Reinventing traditional R&D and exploring open-ended ideas.

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Corporate incubators work with intrapreneurs and entrepreneurs who are proposing disruptive solutions to existing problems, or solutions which the company cannot otherwise pursue. They provide lean innovation training, idea prototyping, mentorship, partner networks and facilities. Typically, incubators will recruit and accept teams before training them, helping them ideate and prototype, and develop their prototyped ideas over a period of 4-18 months.

The most successful teams are often given the opportunity to continue developing their innovations through various key pathways. Teams may be invited to 'spin in' and join the corporation, or in some cases, they may be fenced off for an extended period while the corporation contributes further investment to keep them going. Other startups may be offered investment from the corporate's VC arm or other business units and asked to continue working outside the corporation. Remaining teams will be left on their own to rais money from other funding sources such as institutional VCs. However, The ideation, mentorship, and prototyping assistance that teams received during the incubator is a crucial launchpad for the next phase of their journey.


Strategy behind the play

The core idea of the incubator is to encourage employees to come up with ideas, and give them the opportunity to pitch their ideas. By providing employees with experimental capital, and the time to test and prototype these ideas, the company can discover new, novel ideas and replicate successful ones.

Given the pace of change that threatens established businesses, incubators are becoming more and more important to create growth options.
— Stephen Wunker, Managing Director & U.S. Head of New Markets Advisors.

Incubators are most effective when it comes to exploring ill-defined or open-ended ideas and areas, particularly those which are typically associated with long-term ROI timelines (greater than seven years). This focus on long-term ROI timelines is an important component in a corporation's innovation pipeline, and using incubators as a tool can help uncover many of these long term, high impact, disruptive innovations.


Key Benefits

  • Reinvent traditional R&D

  • Keep ideas fresh

  • May act as a strategic investment strategy for potential acquisition targets down the line

  • Keep employees on their feet and engaged


Limitations & Risks

  • Corporations often lack the context to explore, understand and capitalise on such disruptive inventions. This is getting worse as corporations continue to shrink the time horizons during which they seek ROI.


Initiating the Play

Launching this play requires a moderate initial capital outlay.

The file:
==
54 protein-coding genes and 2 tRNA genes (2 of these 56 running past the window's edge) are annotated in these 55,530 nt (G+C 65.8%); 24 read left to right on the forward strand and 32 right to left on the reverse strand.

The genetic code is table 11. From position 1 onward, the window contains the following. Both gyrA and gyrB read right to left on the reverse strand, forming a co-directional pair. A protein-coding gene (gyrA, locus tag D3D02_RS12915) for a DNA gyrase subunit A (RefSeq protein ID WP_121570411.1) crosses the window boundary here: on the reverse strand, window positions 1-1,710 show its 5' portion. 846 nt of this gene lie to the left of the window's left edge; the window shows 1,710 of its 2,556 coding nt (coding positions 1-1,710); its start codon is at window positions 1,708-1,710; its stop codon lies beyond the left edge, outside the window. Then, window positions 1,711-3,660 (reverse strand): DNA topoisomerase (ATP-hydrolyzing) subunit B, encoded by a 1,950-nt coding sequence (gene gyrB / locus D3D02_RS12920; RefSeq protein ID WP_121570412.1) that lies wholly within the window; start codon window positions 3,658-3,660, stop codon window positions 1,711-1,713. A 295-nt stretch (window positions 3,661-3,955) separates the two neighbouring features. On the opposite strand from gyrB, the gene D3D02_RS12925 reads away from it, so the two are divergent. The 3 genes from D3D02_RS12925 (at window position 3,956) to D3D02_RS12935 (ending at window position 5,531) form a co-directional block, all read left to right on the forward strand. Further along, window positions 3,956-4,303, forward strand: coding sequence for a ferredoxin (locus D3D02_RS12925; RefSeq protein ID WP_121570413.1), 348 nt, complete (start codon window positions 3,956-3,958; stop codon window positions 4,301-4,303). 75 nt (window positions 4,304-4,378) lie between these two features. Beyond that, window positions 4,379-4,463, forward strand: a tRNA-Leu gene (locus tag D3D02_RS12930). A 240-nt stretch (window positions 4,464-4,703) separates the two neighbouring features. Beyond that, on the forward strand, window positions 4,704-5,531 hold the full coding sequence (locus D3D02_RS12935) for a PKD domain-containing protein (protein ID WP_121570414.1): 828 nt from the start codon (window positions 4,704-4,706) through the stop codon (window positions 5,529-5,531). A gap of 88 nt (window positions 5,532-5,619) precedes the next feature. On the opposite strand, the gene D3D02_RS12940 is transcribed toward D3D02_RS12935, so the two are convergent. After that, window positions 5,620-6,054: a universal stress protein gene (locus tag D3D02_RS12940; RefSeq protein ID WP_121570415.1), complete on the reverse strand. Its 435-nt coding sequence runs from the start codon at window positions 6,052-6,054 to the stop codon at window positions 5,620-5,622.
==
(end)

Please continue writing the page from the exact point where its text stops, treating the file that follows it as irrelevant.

Key steps to initiate:

  • Select the operating model for the incubator.

  • Obtain and maintain executive sponsorship and funding, preferably from the CEO.

  • Select the right founder teams to incubate. These teams should be passionate and full of the ambition to solve big problems. It is also important that teams are both willing to learn and to take risks.

  • Set up dedicated funding for the incubator which is not be connected to the annual budgeting cycle.

  • Create a network of mentors with startup experience from internal (corporate employees, executives) and external sources.


Running the Play

Incubators are a moderately resource-intensive play.

Key tactics:

  • Train the teams on Lean Methods and Agile Startup Models, Minimum Viable Product, Customer Development and Design Thinking.

  • Mentor the incubator teams through the process of ideation and prototyping. Provide guidance and assistance to teams as problems arise and guide them through the process of rapid iteration and prototyping to find product/market fit.

  • Help to nurture the right culture across teams in the incubator program and assist each team to forge their own culture internally of the company they are creating.

  • Identify and remove startups from the incubator program who cannot translate the idea into a product, have team issues, or cannot find a validated product-market fit.


Play Variants

Typical variations of this play include:

  • Corporate accelerator (where startups are invested in, and cohorts are formed)

  • Open Innovation Programs


Key Considerations

  • It can take time to foster intrapreneurship qualities amongst members of incubator teams and patience may be required. 

  • At the conclusion of each team's time in the accelerator, carefully consider the best next steps. Some new products will have the best chance of success within existing corporate infrastructure, whereas others should consider spinning off as an entirely new entity or division. 

  • There should be a focus not only on nurturing new ideas, but also future business leaders and intrapreneurs.

  • Location is an important factor, and incubator participants should be embedded in their local, physical entrepreneurial ecosystem as well as the global virtual entrepreneurial community. 


Play in Action

LinkedIn recognised the importance of allowing employees to have the time and space to work on independent projects. By creating a structured incubator system, they are supporting approved projects for up to three months through the process of ideation, validation and prototyping.

The LinkedIn [in]cubator gives employees an opportunity to pitch projects which they think are worth developing to LinkedIn executives. Approved project teams are given three months to work on it. According to project sponsor Kevin Scott, “…incubator was inspired by hackday, a Friday each month when employees are encouraged to work on just about anything they want...”. The aim of their incubator was to create more support for internal opportunities and employee ideas.

Lauren Scalora